The utter thoughtlessness of the current arrangement is evident in the fatuity of the sentiments offered from time to time on its behalf. Senator Robert Byrd of West Virginia defends equal state representation not because it yields disproportionate benefits for his constituents (all 1.8 million of them), but because it is "one of the great foundation stones, if not the principal foundation stone, of our constitutional system." Yet if America is a democracy, as Byrd no doubt believes it is, how can it rest on a foundation so patently undemocratic? Or consider the following gem from the pen of William Smith White, a popular political writer of the 1950s and 1960s:
The Senate, though the Senate of the United States, is in fact the Senate of the States, so that never here will the cloud of uniformism roll over the sun of individualism and the minority... . For the Institution protects and expresses that last, true heart of the democratic theory, the triumphant distinction and oneness of the individual and of the little State, the infinite variety of which is the juice of national life.
The trouble is, if equal state representation protects one minority, that of small-state residents, it does so at the expense of other minorities such as blacks and Hispanics, who are in greater need of protection.
Lee and Oppenheimer systematically explore the ways Senate malapportionment distorts policy and funding. Because small-state political campaigns are less expensive, small-state senators spend less time fundraising, rely more heavily on PAC money, and have more time to meet with constituents one-on-one. Because a new dam or bridge makes a bigger splash in a small state, small-state senators tend to gravitate to pork barrel committees where they are in a better position to do favors for the folks back home. Because small states tend to be rural, small-state senators tend to lean to the right. Indeed, ever since the 17th Amendment went into effect in 1914, equal state representation has served to augment the ranks of the minority party, most often the GOP, some 85 percent of the time, Lee and Oppenheimer calculate. Direct election thus served to reinforce the founders' original conception of the Senate as a deliberately countermajoritarian institution designed to rein in a plebeian and hence more turbulent House--which begs the question of whether the 17th Amendment was a change at all or whether it represented a return to eighteenth-century notions of good government.
Much of Sizing Up the Senate is fairly hard slogging. Lee and Oppenheimer are hard-core, XXX-rated empiricists who enjoy tossing around such erotically charged terms as "unit-specific heteroscedasticity." But while they are happy analyzing Senate committee assignments, they are curiously incurious when it comes to the question of why Senate malapportionment has gone unnoticed for so long. The question is not really all that difficult. A political system, to paraphrase the nineteenth-century French historian Ernest Renan, defines itself by what it chooses to see and what it chooses to overlook. From a conservative point of view, the less attention paid to equal state representation the better. After all, what can be said about a system that shortchanges blacks, Jews, labor unions, liberals, gays, and other such interests--all of which are heavily concentrated in large urban states--while it simultaneously encourages unthinking obeisance to the past? Only that if it hadn't existed, the GOP right would have had to invent it.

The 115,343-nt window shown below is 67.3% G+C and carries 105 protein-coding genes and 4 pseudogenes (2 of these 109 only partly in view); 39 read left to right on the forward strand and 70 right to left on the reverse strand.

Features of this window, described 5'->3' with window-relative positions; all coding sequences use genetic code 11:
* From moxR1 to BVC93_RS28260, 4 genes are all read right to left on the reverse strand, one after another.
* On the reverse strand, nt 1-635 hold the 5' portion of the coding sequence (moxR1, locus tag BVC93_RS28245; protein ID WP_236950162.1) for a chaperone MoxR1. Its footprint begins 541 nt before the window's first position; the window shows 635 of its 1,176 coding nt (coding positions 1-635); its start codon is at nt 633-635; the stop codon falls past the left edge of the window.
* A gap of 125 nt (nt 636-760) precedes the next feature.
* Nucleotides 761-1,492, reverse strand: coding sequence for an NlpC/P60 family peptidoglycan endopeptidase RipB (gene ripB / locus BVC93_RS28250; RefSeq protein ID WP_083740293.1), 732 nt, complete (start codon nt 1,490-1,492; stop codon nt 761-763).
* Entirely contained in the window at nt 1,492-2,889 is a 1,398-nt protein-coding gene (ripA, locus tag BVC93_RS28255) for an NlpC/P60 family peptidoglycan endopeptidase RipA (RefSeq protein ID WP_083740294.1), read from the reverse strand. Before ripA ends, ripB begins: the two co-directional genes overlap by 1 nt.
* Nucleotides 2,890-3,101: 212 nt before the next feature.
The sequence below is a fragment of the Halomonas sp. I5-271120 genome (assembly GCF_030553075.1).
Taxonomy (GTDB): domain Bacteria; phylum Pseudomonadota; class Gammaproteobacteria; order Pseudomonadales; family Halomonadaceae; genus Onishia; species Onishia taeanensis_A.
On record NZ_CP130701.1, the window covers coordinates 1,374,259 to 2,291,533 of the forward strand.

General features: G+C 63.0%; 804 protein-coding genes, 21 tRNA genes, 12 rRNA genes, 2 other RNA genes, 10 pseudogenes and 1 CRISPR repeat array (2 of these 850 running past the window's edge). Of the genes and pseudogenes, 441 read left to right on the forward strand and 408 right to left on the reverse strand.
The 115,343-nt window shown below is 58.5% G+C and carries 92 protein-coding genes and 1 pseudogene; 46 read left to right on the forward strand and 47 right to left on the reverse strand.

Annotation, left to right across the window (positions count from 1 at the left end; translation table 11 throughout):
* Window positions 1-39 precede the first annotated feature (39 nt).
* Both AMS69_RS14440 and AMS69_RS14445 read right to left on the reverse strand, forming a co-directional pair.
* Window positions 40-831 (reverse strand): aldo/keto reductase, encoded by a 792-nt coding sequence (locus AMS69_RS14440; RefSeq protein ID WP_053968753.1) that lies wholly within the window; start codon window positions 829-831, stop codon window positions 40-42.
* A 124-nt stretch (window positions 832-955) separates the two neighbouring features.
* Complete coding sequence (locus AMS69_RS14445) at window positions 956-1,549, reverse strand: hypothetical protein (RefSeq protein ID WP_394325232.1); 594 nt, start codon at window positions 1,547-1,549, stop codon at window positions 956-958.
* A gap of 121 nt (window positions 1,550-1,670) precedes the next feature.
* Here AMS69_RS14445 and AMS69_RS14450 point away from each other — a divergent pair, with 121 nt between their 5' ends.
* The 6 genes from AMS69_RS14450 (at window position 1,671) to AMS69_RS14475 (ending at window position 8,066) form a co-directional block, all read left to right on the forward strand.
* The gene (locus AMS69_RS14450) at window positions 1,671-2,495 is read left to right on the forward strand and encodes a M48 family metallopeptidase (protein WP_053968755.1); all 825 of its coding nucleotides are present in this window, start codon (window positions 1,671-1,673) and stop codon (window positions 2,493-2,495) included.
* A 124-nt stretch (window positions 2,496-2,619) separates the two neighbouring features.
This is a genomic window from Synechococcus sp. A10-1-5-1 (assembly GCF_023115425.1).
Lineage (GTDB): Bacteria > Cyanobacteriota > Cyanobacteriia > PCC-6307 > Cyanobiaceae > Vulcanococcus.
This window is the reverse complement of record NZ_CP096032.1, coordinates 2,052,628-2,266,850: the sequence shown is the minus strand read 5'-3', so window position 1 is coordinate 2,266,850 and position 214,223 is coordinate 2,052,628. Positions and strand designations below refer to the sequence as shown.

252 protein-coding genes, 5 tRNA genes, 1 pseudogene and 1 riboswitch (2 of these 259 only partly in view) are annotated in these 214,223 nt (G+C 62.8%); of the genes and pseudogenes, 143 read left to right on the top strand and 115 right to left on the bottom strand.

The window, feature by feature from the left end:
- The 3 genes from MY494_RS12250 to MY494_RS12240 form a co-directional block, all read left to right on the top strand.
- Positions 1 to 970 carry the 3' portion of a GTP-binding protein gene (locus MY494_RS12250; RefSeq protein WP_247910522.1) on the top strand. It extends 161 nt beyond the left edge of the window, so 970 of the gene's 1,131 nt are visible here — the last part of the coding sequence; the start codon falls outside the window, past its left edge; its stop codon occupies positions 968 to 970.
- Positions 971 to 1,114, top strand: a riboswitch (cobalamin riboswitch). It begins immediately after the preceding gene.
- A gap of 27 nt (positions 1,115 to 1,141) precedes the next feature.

On the other hand, if one is a card-carrying member of the ACLU who believes that the Bill of Rights is the only thing standing between us and the abyss, then anything that tends to glorify the Constitution is to the good, while anything that chips away at constitutional faith is to the bad. As inequitable as equal state representation may be, it is all important, therefore, that it not be allowed to undermine the civil religion. The more glaring the flaw, the more scrupulously it must be ignored.
Of course, even worse than equal state representation per se is an obscure provision in the Article V amending clause stipulating that "no State, without its consent, shall be deprived of its equal suffrage in the Senate." What this means, simply, is that all states must give their consent before there can be any deviation from the principle of equal state representation whatsoever--which, considering how much small states would stand to lose in such an eventuality, they presumably never will. The eighteenth-century British system was known as a "rotten borough" system because, in the absence of reapportionment, semi-abandoned ghost towns continued to "elect" members of parliament while newly burgeoning cities like Manchester (not to mention colonial Boston, New York, and Philadelphia) did not. Yet the difference between the British system and the American system is that while the former was the subject of intense controversy for more than a century prior to the Reform Act of 1832 (when it was finally undone), the rotten-borough U.S. Senate remains singularly uncontroversial even though the problem here is growing worse and worse. In overthrowing one oppressive system in 1776, could it be that Americans traded it in for another system, which, although milder in certain respects, is even more resistant to change? ¤